The Delhi Police were "complicit and an active participant" in the February 2020 Delhi riots in which 53 people were killed, Amnesty India said in a statement on Friday.
Amnesty India’s report titled "Six Months Since Delhi Riots, Delhi Police Continue To Enjoy Impunity Despite Evidence Of Human Rights Violations”, says that "the Delhi police personnel were complicit and an active participant in the violence that took place in Delhi in February 2020, yet in the last six months not a single investigation has been opened into the human rights violations committed by the Delhi police."
Amnesty India also said it spoke to 50 riot survivors, eye witnesses, lawyers, doctors, human rights activists and retired police officers and analysed several user-generated videos for the investigation that reveal a "disturbing pattern of grave human rights violations committed by the Delhi police during the riots".
“These violations include Delhi police officers indulging in violence with the rioters; torturing in custody; using excessive force on protesters; dismantling protest sites used by peaceful protesters and being mute bystanders as rioters wreaked havoc,” says the report released by Amnesty India on the investigation on Friday.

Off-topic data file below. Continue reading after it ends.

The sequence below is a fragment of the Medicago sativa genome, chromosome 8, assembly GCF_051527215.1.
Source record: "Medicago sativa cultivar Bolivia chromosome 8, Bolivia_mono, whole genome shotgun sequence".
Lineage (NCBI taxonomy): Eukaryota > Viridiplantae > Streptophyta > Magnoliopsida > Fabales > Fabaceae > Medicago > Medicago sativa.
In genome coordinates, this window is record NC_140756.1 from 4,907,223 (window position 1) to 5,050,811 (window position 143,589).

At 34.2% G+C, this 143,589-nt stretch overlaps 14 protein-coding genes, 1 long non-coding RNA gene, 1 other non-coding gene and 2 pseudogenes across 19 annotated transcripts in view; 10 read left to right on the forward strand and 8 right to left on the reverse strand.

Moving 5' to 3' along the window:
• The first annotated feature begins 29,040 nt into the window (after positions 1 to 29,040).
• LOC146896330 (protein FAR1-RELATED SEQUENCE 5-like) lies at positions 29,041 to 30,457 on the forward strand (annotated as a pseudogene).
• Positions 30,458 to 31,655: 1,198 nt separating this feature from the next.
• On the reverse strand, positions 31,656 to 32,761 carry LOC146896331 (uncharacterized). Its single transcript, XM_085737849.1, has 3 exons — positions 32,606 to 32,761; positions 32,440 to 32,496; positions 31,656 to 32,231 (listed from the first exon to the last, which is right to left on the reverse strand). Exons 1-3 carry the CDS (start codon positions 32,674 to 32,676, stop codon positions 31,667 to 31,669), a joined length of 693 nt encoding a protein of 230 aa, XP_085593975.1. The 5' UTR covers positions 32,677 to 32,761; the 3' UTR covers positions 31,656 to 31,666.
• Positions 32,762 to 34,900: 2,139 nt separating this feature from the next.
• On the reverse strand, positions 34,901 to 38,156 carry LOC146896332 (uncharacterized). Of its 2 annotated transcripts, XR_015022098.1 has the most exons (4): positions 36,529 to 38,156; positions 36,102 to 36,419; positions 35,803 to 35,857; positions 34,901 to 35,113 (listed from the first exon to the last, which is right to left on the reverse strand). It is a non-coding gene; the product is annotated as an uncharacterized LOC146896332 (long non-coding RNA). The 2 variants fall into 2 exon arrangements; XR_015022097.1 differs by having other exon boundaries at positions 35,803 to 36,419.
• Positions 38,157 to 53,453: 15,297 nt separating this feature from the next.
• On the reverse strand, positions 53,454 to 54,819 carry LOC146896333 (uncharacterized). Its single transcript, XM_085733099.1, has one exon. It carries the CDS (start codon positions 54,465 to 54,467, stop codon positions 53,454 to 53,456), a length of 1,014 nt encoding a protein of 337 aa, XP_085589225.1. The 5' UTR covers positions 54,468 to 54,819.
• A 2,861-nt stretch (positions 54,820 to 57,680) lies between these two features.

Amnesty India has also asked the Indian government to conduct a thorough and impartial investigation into the alleged human rights violations committed by the police.
"Amnesty International India calls on the Ministry of Home Affairs to conduct a prompt, thorough, transparent, independent and impartial investigation into all allegations of human rights violations committed by Delhi police and the hate speeches made by political leaders. Delhi has witnessed two major communal violence incidents across a period of four decades – the 2020 riots and the 1984 Sikh massacre. A common link between both the incidents is the human rights violations committed by the Delhi police. The repetition of such violations point towards a climate of impunity. This impunity sends the message to the politicians and police who advocate for violence in their speeches and fail to prevent the violence that follows that they can get away with committing such grave human rights violations. This impunity needs to and must end in order to bring justice to the victims and their family members," Avinash Kumar, executive director of Amnesty International India, said in a statement.
Communal clashes had broken out in northeast Delhi on February 24 after violence between citizenship law supporters and protesters spiralled out of control leaving at least 53 people dead and around 200 injured. The riots were sparked after protests against the Citizenship Amendment Act spiralled into violent clashes incited by virulent speeches by political leaders.